Herb Alpert, entrepreneur, Costco wants minimum wage hike, and the FCC regulatory burden

Herb Alpert, entrepreneur, Costco wants minimum wage hike, and the FCC regulatory burden

Today in the News
March 07, 2013

HERB ALPERT, ENTREPRENEUR - JOHN BERLAU

Wall Street Journal: With Herb Alpert, He's Still a Player

Many musicians have gotten their start in garages and, in the tech era, so have many entrepreneurs. But Herb Alpert has the rare distinction of beginning not only a successful career as a musician but a multinational entertainment corporation at the same time in one of them.

"It was a two-car garage that I converted into a studio," Mr. Alpert, 77, said during a telephone interview, recalling the events in his West Hollywood home more than 50 years earlier. "I made a room inside a room, and I was able to go out there at any time, day or night, and blow the horn and not disturb anyone."

Mr. Alpert and his wife, the singer Lani Hall, are currently performing with a backing trio at New York's Café Carlyle through March 16.

 

MINIMUM WAGE - DAVID BIER

Openmarket.org: Costco CEO Favors Minimum Wage Hike

An overlooked argument in the minimum wage debate is that a high minimum wage gives big businesses an artificial competitive advantage over their smaller competitors. As I noted recently:

When states are considering hiking their minimum wages, big companies like Walmart routinely lobby in favor of the increases. They know that while they can afford the extra payroll, the mom-and-pop store down the road might not be able to. Advantage: Walmart.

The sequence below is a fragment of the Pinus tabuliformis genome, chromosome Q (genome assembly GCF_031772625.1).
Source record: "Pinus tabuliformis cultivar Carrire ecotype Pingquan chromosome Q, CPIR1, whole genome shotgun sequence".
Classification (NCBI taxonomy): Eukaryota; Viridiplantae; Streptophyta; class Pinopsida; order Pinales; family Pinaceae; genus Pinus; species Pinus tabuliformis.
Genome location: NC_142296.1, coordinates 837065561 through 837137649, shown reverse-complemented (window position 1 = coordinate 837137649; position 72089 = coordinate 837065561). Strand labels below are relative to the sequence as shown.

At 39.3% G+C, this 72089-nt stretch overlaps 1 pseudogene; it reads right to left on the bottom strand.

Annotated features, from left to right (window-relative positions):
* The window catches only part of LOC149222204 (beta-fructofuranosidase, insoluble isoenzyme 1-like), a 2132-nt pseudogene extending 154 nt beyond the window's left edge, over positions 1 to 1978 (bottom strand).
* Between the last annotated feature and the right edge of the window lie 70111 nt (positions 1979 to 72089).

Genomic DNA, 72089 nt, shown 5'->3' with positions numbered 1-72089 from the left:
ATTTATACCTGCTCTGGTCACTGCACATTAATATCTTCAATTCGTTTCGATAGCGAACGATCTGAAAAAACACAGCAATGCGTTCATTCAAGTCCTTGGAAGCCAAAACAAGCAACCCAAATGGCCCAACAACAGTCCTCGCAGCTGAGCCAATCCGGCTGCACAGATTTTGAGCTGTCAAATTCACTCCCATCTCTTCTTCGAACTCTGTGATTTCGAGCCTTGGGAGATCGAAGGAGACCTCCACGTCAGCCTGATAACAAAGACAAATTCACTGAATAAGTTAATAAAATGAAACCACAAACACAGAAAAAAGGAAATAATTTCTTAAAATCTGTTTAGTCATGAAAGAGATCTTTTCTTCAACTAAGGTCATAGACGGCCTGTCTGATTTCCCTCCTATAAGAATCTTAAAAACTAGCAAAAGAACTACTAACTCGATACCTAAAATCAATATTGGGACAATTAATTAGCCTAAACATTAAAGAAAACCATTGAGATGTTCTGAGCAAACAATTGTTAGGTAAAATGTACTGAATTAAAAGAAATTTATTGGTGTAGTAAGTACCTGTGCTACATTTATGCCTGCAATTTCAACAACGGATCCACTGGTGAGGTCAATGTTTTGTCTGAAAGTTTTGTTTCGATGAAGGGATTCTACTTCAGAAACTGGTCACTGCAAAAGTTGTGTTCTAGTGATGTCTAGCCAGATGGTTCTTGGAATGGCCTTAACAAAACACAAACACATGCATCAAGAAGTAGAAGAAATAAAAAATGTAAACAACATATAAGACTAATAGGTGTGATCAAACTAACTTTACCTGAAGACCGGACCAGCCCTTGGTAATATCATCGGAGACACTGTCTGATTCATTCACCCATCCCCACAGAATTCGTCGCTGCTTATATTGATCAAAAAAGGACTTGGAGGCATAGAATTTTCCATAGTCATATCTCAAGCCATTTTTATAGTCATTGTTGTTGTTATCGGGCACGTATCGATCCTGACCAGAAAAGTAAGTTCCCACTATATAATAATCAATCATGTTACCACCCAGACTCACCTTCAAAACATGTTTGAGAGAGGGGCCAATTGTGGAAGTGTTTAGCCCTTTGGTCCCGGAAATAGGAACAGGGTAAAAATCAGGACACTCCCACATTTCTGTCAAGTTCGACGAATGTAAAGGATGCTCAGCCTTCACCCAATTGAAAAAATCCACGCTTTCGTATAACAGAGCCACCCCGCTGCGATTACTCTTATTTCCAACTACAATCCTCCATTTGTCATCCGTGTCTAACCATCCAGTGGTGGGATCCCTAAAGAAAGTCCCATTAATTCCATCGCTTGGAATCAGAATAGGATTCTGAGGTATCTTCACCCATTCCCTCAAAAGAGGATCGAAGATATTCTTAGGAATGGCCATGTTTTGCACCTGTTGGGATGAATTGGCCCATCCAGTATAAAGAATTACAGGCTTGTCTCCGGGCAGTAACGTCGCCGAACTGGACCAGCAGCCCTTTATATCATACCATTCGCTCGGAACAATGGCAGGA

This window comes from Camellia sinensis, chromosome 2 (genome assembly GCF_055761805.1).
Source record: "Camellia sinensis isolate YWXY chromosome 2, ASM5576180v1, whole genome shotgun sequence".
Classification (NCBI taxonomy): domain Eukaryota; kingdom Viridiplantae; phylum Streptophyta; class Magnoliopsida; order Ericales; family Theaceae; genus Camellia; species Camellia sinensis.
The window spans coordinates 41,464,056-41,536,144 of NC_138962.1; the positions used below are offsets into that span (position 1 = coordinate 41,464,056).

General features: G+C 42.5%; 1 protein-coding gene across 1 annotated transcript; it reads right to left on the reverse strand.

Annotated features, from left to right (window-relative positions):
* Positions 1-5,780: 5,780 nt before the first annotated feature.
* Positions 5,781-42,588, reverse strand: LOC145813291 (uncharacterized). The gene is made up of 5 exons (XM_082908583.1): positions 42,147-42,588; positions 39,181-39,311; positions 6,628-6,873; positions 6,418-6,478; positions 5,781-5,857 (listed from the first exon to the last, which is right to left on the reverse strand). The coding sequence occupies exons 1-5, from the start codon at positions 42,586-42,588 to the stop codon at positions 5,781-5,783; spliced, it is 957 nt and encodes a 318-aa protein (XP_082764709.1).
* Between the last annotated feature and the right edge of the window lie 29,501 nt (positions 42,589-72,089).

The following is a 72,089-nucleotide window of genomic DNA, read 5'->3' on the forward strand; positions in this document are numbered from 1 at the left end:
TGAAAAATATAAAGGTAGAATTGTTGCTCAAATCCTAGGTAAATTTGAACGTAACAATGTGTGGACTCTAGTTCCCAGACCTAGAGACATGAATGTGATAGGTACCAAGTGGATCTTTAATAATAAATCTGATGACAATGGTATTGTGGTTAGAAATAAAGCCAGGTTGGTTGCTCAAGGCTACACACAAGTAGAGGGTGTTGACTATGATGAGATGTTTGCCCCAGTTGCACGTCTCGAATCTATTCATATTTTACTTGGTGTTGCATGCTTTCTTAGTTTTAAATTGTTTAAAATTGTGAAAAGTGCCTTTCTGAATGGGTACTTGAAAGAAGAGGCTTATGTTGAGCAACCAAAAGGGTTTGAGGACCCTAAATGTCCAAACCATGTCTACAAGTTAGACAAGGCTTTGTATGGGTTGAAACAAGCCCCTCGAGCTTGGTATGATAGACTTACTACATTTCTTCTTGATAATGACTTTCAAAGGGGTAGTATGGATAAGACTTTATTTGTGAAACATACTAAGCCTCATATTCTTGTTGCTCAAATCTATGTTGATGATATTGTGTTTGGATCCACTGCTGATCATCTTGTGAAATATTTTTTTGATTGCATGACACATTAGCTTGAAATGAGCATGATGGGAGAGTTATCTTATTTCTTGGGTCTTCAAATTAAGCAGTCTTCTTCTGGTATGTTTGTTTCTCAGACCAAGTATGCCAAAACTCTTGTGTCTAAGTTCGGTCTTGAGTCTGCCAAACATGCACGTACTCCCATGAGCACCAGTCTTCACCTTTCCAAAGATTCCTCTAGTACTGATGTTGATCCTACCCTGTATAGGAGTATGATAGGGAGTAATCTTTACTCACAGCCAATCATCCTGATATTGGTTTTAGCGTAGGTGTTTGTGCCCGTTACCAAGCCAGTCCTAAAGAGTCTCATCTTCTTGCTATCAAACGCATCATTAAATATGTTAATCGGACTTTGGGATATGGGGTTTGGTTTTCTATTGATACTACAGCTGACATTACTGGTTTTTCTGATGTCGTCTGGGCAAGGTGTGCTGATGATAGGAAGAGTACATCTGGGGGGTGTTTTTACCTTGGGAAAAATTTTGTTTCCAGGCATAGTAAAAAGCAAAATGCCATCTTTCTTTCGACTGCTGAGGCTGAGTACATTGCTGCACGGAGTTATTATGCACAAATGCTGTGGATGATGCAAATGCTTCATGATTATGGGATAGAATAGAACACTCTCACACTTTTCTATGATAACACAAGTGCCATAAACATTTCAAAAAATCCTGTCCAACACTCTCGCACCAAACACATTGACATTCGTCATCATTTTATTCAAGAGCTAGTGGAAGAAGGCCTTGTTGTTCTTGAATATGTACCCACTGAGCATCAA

As if on cue, the Huffington Post reports today that Costco CEO Craig Jelinek came out in favor of increasing the minimum wage to $10 per hour, even higher than President Obama’s proposed $9 per hour. The article notes that Costco has a reputation for paying its employees very well, and would be mostly unaffected by such an increase.

 

FCC REGULATORY BURDEN - RYAN YOUNG

Washington Times: Who regulates the regulators?

FCC imposes a burden on taxpayers

In Beltway terms, the Federal Communications Commission’s $350 million budget request for 2013 is practically a rounding error. Yet it costs the American people a lot more than that. In fact, it is the third-most-expensive federal agency, but thanks to a lack of transparency, very few people are aware of that fact. That’s because the FCC’s regulations impose compliance costs of $142 billion per year — more than 400 times its budget. Only the Environmental Protection Agency and the Department of Health and Human Services cost American taxpayers more.

To put that in context, consider that the cost of FCC regulations is in the same ballpark as the entire 2011 national gross domestic products of Vietnam ($123 billion) and Hungary ($140 billion). >